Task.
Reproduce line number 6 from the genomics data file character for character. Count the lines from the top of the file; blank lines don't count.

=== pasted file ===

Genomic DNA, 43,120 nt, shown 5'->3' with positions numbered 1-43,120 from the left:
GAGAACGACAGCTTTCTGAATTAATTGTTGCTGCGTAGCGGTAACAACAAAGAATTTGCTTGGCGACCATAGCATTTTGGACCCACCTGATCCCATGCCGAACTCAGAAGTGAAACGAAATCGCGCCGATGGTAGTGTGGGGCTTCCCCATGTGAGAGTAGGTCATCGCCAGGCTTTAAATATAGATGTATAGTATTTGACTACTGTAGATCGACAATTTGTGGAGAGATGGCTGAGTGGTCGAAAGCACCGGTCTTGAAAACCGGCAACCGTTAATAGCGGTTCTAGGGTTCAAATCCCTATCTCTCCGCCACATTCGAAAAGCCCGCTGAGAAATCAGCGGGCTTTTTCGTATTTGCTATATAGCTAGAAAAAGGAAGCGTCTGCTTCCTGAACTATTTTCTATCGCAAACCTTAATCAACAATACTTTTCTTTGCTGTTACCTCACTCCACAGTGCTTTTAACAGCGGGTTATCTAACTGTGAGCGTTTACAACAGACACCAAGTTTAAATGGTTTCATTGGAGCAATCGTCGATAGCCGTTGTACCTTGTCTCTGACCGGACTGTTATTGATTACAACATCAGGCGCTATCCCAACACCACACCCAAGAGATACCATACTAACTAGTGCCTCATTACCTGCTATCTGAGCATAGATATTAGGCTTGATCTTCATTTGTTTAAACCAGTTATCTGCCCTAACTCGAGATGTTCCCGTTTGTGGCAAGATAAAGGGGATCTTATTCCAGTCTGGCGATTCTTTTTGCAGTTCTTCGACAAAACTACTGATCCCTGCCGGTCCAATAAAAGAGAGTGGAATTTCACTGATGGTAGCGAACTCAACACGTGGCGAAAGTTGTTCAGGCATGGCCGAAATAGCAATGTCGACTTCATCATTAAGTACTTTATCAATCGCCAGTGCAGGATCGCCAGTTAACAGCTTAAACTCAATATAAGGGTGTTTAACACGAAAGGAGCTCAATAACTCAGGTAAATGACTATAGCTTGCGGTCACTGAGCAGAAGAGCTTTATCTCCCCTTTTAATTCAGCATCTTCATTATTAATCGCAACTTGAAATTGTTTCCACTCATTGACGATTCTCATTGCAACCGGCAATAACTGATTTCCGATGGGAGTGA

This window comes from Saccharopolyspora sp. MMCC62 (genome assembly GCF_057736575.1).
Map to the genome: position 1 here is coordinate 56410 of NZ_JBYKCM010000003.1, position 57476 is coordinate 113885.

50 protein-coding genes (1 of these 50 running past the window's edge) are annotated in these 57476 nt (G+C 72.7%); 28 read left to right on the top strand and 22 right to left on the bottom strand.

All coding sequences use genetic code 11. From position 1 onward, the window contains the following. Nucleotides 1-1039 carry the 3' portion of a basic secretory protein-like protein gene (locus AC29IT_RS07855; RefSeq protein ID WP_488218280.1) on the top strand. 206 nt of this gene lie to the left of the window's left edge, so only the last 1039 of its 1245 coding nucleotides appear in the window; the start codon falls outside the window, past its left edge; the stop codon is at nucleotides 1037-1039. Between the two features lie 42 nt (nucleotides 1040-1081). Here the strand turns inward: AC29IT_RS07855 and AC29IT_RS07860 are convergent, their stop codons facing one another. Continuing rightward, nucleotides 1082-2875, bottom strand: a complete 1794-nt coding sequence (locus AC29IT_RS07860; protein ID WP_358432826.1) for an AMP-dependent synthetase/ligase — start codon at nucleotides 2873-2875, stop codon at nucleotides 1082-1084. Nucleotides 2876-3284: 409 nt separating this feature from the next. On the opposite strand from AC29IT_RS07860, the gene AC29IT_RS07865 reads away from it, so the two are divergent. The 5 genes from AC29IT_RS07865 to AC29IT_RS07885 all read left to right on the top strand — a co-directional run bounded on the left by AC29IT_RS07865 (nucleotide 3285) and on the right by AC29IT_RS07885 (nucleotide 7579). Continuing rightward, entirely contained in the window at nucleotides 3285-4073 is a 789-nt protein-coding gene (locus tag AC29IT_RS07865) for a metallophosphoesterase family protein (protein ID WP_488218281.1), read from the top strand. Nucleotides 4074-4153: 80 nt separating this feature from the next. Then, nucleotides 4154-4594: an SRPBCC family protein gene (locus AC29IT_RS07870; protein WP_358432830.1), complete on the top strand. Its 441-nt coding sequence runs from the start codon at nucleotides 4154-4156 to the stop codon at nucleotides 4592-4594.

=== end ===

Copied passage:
All coding sequences use genetic code 11. From position 1 onward, the window contains the following. Nucleotides 1-1039 carry the 3' portion of a basic secretory protein-like protein gene (locus AC29IT_RS07855; RefSeq protein ID WP_488218280.1) on the top strand. 206 nt of this gene lie to the left of the window's left edge, so only the last 1039 of its 1245 coding nucleotides appear in the window; the start codon falls outside the window, past its left edge; the stop codon is at nucleotides 1037-1039. Between the two features lie 42 nt (nucleotides 1040-1081). Here the strand turns inward: AC29IT_RS07855 and AC29IT_RS07860 are convergent, their stop codons facing one another. Continuing rightward, nucleotides 1082-2875, bottom strand: a complete 1794-nt coding sequence (locus AC29IT_RS07860; protein ID WP_358432826.1) for an AMP-dependent synthetase/ligase — start codon at nucleotides 2873-2875, stop codon at nucleotides 1082-1084. Nucleotides 2876-3284: 409 nt separating this feature from the next. On the opposite strand from AC29IT_RS07860, the gene AC29IT_RS07865 reads away from it, so the two are divergent. The 5 genes from AC29IT_RS07865 to AC29IT_RS07885 all read left to right on the top strand — a co-directional run bounded on the left by AC29IT_RS07865 (nucleotide 3285) and on the right by AC29IT_RS07885 (nucleotide 7579). Continuing rightward, entirely contained in the window at nucleotides 3285-4073 is a 789-nt protein-coding gene (locus tag AC29IT_RS07865) for a metallophosphoesterase family protein (protein ID WP_488218281.1), read from the top strand. Nucleotides 4074-4153: 80 nt separating this feature from the next. Then, nucleotides 4154-4594: an SRPBCC family protein gene (locus AC29IT_RS07870; protein WP_358432830.1), complete on the top strand. Its 441-nt coding sequence runs from the start codon at nucleotides 4154-4156 to the stop codon at nucleotides 4592-4594.